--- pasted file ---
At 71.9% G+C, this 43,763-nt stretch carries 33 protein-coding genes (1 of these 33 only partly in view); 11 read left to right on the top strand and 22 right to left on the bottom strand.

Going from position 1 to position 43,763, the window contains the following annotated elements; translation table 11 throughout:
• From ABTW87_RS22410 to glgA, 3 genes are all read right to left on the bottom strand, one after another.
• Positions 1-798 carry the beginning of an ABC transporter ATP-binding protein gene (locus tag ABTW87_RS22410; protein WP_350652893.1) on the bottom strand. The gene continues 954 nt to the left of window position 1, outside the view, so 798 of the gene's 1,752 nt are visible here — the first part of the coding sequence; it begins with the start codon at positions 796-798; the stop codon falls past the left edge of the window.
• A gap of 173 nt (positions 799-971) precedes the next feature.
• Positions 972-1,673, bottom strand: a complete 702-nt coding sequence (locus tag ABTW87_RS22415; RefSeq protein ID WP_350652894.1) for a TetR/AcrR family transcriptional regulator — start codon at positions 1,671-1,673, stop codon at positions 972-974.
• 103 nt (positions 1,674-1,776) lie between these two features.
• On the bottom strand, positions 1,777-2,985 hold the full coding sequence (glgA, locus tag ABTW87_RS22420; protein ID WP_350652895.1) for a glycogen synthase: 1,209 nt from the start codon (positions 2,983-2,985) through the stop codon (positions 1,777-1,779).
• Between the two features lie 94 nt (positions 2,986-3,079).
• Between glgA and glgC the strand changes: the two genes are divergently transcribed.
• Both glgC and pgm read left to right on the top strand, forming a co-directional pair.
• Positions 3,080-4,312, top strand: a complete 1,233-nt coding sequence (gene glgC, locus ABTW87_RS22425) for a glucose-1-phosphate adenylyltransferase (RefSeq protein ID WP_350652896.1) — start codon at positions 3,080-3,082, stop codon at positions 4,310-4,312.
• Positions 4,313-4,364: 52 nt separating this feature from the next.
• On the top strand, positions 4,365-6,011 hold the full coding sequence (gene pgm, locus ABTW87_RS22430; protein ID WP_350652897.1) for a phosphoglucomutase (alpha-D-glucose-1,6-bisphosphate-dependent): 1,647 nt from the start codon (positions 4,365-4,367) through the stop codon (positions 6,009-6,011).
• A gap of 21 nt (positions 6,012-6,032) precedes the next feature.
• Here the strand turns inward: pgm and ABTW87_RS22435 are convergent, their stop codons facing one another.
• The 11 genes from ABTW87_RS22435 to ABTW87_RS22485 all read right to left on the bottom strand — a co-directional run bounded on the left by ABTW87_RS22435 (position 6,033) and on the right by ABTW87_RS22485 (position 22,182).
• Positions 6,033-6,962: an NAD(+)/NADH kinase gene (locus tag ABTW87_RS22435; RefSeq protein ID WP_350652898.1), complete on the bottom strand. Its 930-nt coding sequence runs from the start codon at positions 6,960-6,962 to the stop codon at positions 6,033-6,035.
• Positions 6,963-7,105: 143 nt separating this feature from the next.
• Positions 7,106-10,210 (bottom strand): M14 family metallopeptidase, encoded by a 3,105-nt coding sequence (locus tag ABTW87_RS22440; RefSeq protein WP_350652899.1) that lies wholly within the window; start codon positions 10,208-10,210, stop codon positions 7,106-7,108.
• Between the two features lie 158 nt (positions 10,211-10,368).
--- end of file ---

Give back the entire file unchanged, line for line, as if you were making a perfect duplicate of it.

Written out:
At 71.9% G+C, this 43,763-nt stretch carries 33 protein-coding genes (1 of these 33 only partly in view); 11 read left to right on the top strand and 22 right to left on the bottom strand.

Going from position 1 to position 43,763, the window contains the following annotated elements; translation table 11 throughout:
• From ABTW87_RS22410 to glgA, 3 genes are all read right to left on the bottom strand, one after another.
• Positions 1-798 carry the beginning of an ABC transporter ATP-binding protein gene (locus tag ABTW87_RS22410; protein WP_350652893.1) on the bottom strand. The gene continues 954 nt to the left of window position 1, outside the view, so 798 of the gene's 1,752 nt are visible here — the first part of the coding sequence; it begins with the start codon at positions 796-798; the stop codon falls past the left edge of the window.
• A gap of 173 nt (positions 799-971) precedes the next feature.
• Positions 972-1,673, bottom strand: a complete 702-nt coding sequence (locus tag ABTW87_RS22415; RefSeq protein ID WP_350652894.1) for a TetR/AcrR family transcriptional regulator — start codon at positions 1,671-1,673, stop codon at positions 972-974.
• 103 nt (positions 1,674-1,776) lie between these two features.
• On the bottom strand, positions 1,777-2,985 hold the full coding sequence (glgA, locus tag ABTW87_RS22420; protein ID WP_350652895.1) for a glycogen synthase: 1,209 nt from the start codon (positions 2,983-2,985) through the stop codon (positions 1,777-1,779).
• Between the two features lie 94 nt (positions 2,986-3,079).
• Between glgA and glgC the strand changes: the two genes are divergently transcribed.
• Both glgC and pgm read left to right on the top strand, forming a co-directional pair.
• Positions 3,080-4,312, top strand: a complete 1,233-nt coding sequence (gene glgC, locus ABTW87_RS22425) for a glucose-1-phosphate adenylyltransferase (RefSeq protein ID WP_350652896.1) — start codon at positions 3,080-3,082, stop codon at positions 4,310-4,312.
• Positions 4,313-4,364: 52 nt separating this feature from the next.
• On the top strand, positions 4,365-6,011 hold the full coding sequence (gene pgm, locus ABTW87_RS22430; protein ID WP_350652897.1) for a phosphoglucomutase (alpha-D-glucose-1,6-bisphosphate-dependent): 1,647 nt from the start codon (positions 4,365-4,367) through the stop codon (positions 6,009-6,011).
• A gap of 21 nt (positions 6,012-6,032) precedes the next feature.
• Here the strand turns inward: pgm and ABTW87_RS22435 are convergent, their stop codons facing one another.
• The 11 genes from ABTW87_RS22435 to ABTW87_RS22485 all read right to left on the bottom strand — a co-directional run bounded on the left by ABTW87_RS22435 (position 6,033) and on the right by ABTW87_RS22485 (position 22,182).
• Positions 6,033-6,962: an NAD(+)/NADH kinase gene (locus tag ABTW87_RS22435; RefSeq protein ID WP_350652898.1), complete on the bottom strand. Its 930-nt coding sequence runs from the start codon at positions 6,960-6,962 to the stop codon at positions 6,033-6,035.
• Positions 6,963-7,105: 143 nt separating this feature from the next.
• Positions 7,106-10,210 (bottom strand): M14 family metallopeptidase, encoded by a 3,105-nt coding sequence (locus tag ABTW87_RS22440; RefSeq protein WP_350652899.1) that lies wholly within the window; start codon positions 10,208-10,210, stop codon positions 7,106-7,108.
• Between the two features lie 158 nt (positions 10,211-10,368).